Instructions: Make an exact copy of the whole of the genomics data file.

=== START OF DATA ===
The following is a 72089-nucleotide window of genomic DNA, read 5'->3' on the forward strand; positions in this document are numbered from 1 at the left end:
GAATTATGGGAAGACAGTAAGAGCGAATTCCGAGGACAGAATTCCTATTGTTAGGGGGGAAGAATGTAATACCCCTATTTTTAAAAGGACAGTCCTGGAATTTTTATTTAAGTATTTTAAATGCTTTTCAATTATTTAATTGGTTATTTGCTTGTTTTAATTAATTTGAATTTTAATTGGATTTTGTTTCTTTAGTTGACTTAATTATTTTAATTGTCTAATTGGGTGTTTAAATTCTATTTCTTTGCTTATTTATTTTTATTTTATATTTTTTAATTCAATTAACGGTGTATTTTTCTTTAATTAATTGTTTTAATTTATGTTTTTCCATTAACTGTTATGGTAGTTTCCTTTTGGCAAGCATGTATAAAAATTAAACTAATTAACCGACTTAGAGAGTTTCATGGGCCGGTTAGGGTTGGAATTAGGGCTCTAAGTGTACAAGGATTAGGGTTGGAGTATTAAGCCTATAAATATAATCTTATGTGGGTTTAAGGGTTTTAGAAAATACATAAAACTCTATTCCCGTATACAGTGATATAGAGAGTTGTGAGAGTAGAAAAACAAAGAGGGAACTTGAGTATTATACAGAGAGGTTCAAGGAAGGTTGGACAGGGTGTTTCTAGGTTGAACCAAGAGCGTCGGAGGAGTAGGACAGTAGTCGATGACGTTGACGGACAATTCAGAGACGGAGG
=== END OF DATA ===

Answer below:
The following is a 72089-nucleotide window of genomic DNA, read 5'->3' on the forward strand; positions in this document are numbered from 1 at the left end:
GAATTATGGGAAGACAGTAAGAGCGAATTCCGAGGACAGAATTCCTATTGTTAGGGGGGAAGAATGTAATACCCCTATTTTTAAAAGGACAGTCCTGGAATTTTTATTTAAGTATTTTAAATGCTTTTCAATTATTTAATTGGTTATTTGCTTGTTTTAATTAATTTGAATTTTAATTGGATTTTGTTTCTTTAGTTGACTTAATTATTTTAATTGTCTAATTGGGTGTTTAAATTCTATTTCTTTGCTTATTTATTTTTATTTTATATTTTTTAATTCAATTAACGGTGTATTTTTCTTTAATTAATTGTTTTAATTTATGTTTTTCCATTAACTGTTATGGTAGTTTCCTTTTGGCAAGCATGTATAAAAATTAAACTAATTAACCGACTTAGAGAGTTTCATGGGCCGGTTAGGGTTGGAATTAGGGCTCTAAGTGTACAAGGATTAGGGTTGGAGTATTAAGCCTATAAATATAATCTTATGTGGGTTTAAGGGTTTTAGAAAATACATAAAACTCTATTCCCGTATACAGTGATATAGAGAGTTGTGAGAGTAGAAAAACAAAGAGGGAACTTGAGTATTATACAGAGAGGTTCAAGGAAGGTTGGACAGGGTGTTTCTAGGTTGAACCAAGAGCGTCGGAGGAGTAGGACAGTAGTCGATGACGTTGACGGACAATTCAGAGACGGAGG